Bernie Sanders (I-VT) was in the House at the time, not the Senate, and therefore did not specifically vote on the provision to amend the NATO treaty. But in 1997 he made a point to put some observations on the record concerning a concurrent measure that set the groundwork for Estonia, Latvia, and Lithuania to join NATO (which ultimately happened in 2004, thanks to the friendly bipartisan cooperation of Biden and George W. Bush). Sanders asked on the floor of the House: “First of all, Russia clearly perceives that the expansion of NATO into the Baltics would be an aggressive, wholly unjustifiable move by the United States… since the Cold War is over, why are we militarily provoking Russia?”

Today, Bernie is essentially mute on the subject — except when he votes unfalteringly in favor of the latest NATO-related initiative, such as the Finland/Sweden measure this month, or the $40 billion Ukraine war funding bill in May. And for the most part, he can’t even be bothered to explain his reasoning — which in a way is understandable, since it’s not like there’s some steady drumbeat of “progressive” activists/media holding his feet to the fire on these issues. Could figures who opposed NATO expansion in 1998 theoretically argue that conditions in 2022 have changed so radically that they’ve in turn changed their position? Yes, they could theoretically argue that. But they’re barely even asked to justify their positions, as the near-total eradication of any dissension on the matter has given way to an impenetrable consensus, such that no justification need be given.

The Washington Post was candid in 1998 about the reasons “approval was virtually assured” for NATO expansion, notwithstanding the minority of opposition led by Moynihan. “Pressure from ethnic constituencies and the prospect of new markets for the American defense industry at a time of shrinking US demand,” the newspaper reported, had already sealed the deal. Try mentioning either of those factors in polite company today with regard to the current posture of US foreign policy in Eastern Europe. You’ll probably find you’d prefer to stick with more standard-fare squabbling about things like the “Inflation Reduction Act.”

August 24, 2022 Posted by | Militarism, Timeless or most popular | , | Leave a comment

The latest on vaccination of 5-11 year-olds

When will the onslaught on children end?

Health Advisory & Recovery Team | August 23, 2022

In February 2022, the JCVI in their wisdom, made a ‘non-urgent offer’ of Covid-19 vaccination for healthy children aged 5-11, scheduled to begin in April. It is worth reading the full statement, which hardly makes a strong case. Here are a few quotes.

  • In comparison to the rest of the population / older age groups, evidence indicates that children aged 5 to 11 are at the very lowest risk from COVID-19. Rates of hospitalisation, paediatric intensive care admission and death are lower in this age group than in all older age groups. In addition, the high level of prior infection in this age group of children can be expected to contribute towards their natural immunity against reinfection. There are some data to suggest that natural immunity may last longer than vaccine-induced immunity against non-severe infection.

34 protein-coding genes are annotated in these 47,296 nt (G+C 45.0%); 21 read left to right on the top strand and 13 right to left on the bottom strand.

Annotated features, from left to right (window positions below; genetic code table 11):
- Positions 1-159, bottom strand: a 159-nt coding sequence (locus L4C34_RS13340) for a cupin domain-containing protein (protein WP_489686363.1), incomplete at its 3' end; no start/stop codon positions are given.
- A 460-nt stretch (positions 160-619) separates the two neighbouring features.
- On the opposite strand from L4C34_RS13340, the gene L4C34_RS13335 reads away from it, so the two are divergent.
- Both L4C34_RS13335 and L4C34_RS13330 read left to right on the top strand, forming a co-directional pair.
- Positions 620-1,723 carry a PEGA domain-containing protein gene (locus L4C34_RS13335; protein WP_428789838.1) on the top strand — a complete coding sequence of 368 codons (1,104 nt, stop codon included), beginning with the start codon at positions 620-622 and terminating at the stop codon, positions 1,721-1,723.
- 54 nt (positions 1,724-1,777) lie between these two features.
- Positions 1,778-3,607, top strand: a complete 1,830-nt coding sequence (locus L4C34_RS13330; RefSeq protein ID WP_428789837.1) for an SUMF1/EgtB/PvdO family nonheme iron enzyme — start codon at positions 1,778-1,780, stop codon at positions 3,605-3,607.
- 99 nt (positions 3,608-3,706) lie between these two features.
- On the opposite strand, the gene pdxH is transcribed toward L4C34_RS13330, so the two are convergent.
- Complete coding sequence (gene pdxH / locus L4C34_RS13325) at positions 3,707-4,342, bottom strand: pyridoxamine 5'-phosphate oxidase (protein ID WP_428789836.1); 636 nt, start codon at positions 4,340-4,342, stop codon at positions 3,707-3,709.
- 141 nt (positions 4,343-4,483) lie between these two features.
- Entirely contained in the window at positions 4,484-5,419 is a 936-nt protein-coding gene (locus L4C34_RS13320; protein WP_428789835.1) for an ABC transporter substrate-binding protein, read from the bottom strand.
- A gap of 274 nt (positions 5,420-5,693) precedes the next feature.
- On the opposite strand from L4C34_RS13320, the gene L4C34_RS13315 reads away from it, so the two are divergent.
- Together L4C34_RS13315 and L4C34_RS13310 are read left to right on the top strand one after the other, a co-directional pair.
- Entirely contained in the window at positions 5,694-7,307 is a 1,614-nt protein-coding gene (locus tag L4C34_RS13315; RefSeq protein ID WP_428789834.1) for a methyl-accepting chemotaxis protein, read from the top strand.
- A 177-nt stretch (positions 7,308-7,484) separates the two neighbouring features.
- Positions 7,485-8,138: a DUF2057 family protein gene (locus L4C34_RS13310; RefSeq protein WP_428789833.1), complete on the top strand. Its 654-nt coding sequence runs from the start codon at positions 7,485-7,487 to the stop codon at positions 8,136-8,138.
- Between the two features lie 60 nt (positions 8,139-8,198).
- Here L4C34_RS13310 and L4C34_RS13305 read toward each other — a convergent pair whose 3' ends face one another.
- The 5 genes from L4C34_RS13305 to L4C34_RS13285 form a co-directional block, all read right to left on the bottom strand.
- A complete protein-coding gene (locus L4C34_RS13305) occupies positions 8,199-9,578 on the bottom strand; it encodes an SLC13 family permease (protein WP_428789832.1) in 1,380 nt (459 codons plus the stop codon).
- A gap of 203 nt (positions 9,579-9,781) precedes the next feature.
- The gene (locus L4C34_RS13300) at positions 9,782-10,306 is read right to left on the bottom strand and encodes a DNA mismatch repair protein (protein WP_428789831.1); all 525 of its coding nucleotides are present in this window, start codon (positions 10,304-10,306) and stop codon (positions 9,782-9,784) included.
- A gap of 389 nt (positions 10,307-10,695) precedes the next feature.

• The impact of vaccination on school absences was indeterminate; the balance between school absences due to reactions following vaccination versus school absences avoided due to prevention of infection is highly influenced by the uncertain timing of any future wave of infection and of the vaccination programme.
  • vaccine effectiveness against symptomatic infection due to Omicron (Pfizer-BioNTech vaccine) wanes over time from around 70% shortly after 2 vaccine doses to around 25% after 10 weeks and 10% after 20 weeks.
  • [myocarditis] medium to long-term (months to years) prognosis remains less certain.
  • It is estimated that over 85% of all children aged 5 to 11 will have had prior SARS-CoV-2 infection by the end of January 2022

This last point makes the programme for this age group even more ridiculous – the 85% estimate of January 2022 has now risen to 99%, and is perhaps the main reason why parents have not been clamouring to get their children vaccinated (10% to date). Despite this, the government is planning an enhanced programme this September to reach all the currently unvaccinated, in particular primary school children.

Cornwall and the Isles of Scilly (NHS Kernow) are leading the way with advertisements and pop up clinics because of ‘a rise in cases’. As previously, petting dogs have been enrolled, and advertisements such as the one pictured here, are falsely claiming that somehow vaccinating small children who are already immune, will magically protect their grandparents.

Legal challenges: Meanwhile, disappointingly though not surprisingly, the Court has thrown out the request for a judicial review of the MHRA, the JCVI, and Secretary of State’s decision to vaccinate this age group and for the 12-15s another judge likewise rejected the legal challenge. A member of the legal team involved has published his response to these judgements here but in effect both judges were saying that the MHRA, the JCVI and the CMOs are self-evidently “experts”, thus the Secretary of State is clearly acting correctly to accept their advice, irrespective of whether their advice is sound. This is a bad day for UK citizens since it appears that drug regulators are now unaccountable.